As evidenced by Q3 ARPU dipping 1.4% to $653 vs. Q2, the transition has not been seamless. Pressure on revenues not only filtered down into the quarter's 18% drop in adjusted EBITDA, but also a more ominous 56% dip in free cash flow. Part of the problem has been the churn of the lower-margin 1.0 customers. While shedding such accounts may have the silver lining of paving the way for a base of the more attractive 2.0 clients, the legacy 1.0 customers are a cash cow for the firm. It is true that the sought-after 2.0 segment saw revenues climb by 87%, but they represent less than 10% of the base - not enough to offset the weakness incurred with legacy customers.
Also proving to be a challenge is the difficulty in attracting the 2.0 customer. Not only are many existing 1.0 customers not tech-dependent (thus limiting the possibility of migration to 2.0), but the broader market for complex services is already highly competitive. Cbeyond finds itself going up against national carriers such as Verizon, AT&T, and CenturyLink (NYSE:CTL) in courting the small business market. These firms enjoy name recognition, often already provide services to targeted customers, and perhaps most importantly, have the scale to execute a low-cost pricing strategy - something where Cbeyond is disadvantaged. A price war would undermine the central premise of the 2.0 transition, which is higher margins.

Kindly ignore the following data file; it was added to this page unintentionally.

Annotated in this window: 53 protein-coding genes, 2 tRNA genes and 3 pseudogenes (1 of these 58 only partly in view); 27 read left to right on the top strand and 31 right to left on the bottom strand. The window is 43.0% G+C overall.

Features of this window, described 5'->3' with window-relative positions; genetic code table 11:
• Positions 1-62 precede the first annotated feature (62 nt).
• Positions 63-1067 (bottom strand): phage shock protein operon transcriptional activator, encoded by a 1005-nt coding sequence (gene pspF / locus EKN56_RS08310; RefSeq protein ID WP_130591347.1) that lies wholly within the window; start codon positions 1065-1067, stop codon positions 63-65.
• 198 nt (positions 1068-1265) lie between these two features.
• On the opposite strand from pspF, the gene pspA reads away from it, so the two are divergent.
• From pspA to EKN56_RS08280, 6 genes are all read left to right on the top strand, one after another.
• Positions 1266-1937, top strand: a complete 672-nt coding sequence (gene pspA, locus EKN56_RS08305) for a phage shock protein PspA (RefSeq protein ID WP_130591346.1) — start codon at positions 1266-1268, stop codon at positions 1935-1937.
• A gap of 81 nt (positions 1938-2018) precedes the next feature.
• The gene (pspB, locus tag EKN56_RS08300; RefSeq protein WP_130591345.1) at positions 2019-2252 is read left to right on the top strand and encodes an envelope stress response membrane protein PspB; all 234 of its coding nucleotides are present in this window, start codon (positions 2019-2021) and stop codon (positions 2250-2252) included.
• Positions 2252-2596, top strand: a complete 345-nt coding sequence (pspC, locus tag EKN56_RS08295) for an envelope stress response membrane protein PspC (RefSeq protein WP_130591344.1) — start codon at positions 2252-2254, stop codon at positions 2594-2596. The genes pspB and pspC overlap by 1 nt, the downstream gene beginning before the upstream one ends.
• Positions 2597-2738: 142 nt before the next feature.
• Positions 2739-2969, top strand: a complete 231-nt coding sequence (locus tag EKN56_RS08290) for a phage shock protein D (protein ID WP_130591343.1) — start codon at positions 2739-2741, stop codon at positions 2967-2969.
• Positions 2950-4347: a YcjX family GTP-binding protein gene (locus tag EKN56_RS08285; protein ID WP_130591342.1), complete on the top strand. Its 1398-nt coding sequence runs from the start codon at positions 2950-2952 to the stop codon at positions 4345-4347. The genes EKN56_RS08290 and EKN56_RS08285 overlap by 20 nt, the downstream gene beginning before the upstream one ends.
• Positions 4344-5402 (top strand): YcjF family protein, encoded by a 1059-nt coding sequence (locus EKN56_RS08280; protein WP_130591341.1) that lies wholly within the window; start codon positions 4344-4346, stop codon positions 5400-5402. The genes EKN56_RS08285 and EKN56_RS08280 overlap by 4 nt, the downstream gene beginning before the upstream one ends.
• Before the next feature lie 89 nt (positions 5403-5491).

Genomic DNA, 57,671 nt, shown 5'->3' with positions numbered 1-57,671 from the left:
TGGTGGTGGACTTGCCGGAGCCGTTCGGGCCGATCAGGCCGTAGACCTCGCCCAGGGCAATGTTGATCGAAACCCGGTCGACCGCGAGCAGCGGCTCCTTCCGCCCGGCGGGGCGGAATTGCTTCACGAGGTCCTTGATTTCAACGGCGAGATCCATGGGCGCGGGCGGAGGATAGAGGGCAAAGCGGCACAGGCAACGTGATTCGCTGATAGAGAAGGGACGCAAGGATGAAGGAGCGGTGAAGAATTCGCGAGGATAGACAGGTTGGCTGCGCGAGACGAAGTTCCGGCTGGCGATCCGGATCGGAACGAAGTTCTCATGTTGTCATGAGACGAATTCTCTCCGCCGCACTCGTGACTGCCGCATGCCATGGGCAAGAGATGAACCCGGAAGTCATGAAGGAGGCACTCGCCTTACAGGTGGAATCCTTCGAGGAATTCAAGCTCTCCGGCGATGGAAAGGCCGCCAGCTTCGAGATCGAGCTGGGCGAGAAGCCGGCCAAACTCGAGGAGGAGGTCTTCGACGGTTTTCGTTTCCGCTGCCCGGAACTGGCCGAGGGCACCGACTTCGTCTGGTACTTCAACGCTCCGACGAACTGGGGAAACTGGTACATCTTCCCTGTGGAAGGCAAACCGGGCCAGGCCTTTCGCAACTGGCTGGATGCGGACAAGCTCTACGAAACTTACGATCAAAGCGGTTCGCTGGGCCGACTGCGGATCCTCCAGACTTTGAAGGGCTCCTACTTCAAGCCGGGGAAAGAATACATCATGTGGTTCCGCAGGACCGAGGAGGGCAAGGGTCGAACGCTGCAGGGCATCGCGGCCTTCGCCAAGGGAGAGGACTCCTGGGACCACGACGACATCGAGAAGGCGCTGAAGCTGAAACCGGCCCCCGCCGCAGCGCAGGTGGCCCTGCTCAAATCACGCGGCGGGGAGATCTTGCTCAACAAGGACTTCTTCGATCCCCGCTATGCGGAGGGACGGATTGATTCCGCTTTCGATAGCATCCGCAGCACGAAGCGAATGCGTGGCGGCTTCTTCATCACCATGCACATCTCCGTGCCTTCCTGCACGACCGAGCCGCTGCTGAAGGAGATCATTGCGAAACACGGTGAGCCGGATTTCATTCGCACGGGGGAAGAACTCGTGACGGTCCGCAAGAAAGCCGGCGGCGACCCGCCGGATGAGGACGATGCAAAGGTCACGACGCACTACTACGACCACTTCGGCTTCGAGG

Also lurking are cable providers who already have a suite of products geared towards small businesses. All of the attention on the sector means there is the risk that this space also eventually becomes commoditized, much like the VOIP/Data/Mobile/Web services of the 1.0 offering. In order to compete, Cbeyond will have to retool its salesforce to cater to more sophisticated clients, something management has purportedly already begun to address. Build-out of its own fiber (presently at 387 buildings), a necessary step to offer the high bandwidth for cloud services, is still well short of the 2014 target of 1,000.
An enticing valuation
Should Cbeyond manage to carve a niche in the lucrative cloud-based market, patient investors may be rewarded for sticking around. The risk seems mitigated by how cheap the firm is valued not only compared to peers, but also to its own past. With a price/sales ratio of 0.44, the firm trades at a fifth of the industry average of 2.2, and below its own 5-year average of 0.7. Similarly, the price/book ratio of 1.3 is half the industry average. The EV/EBITDA multiple of 2.9 is also attractive, especially when considering that this metric often catches the eyes of acquisitive firms.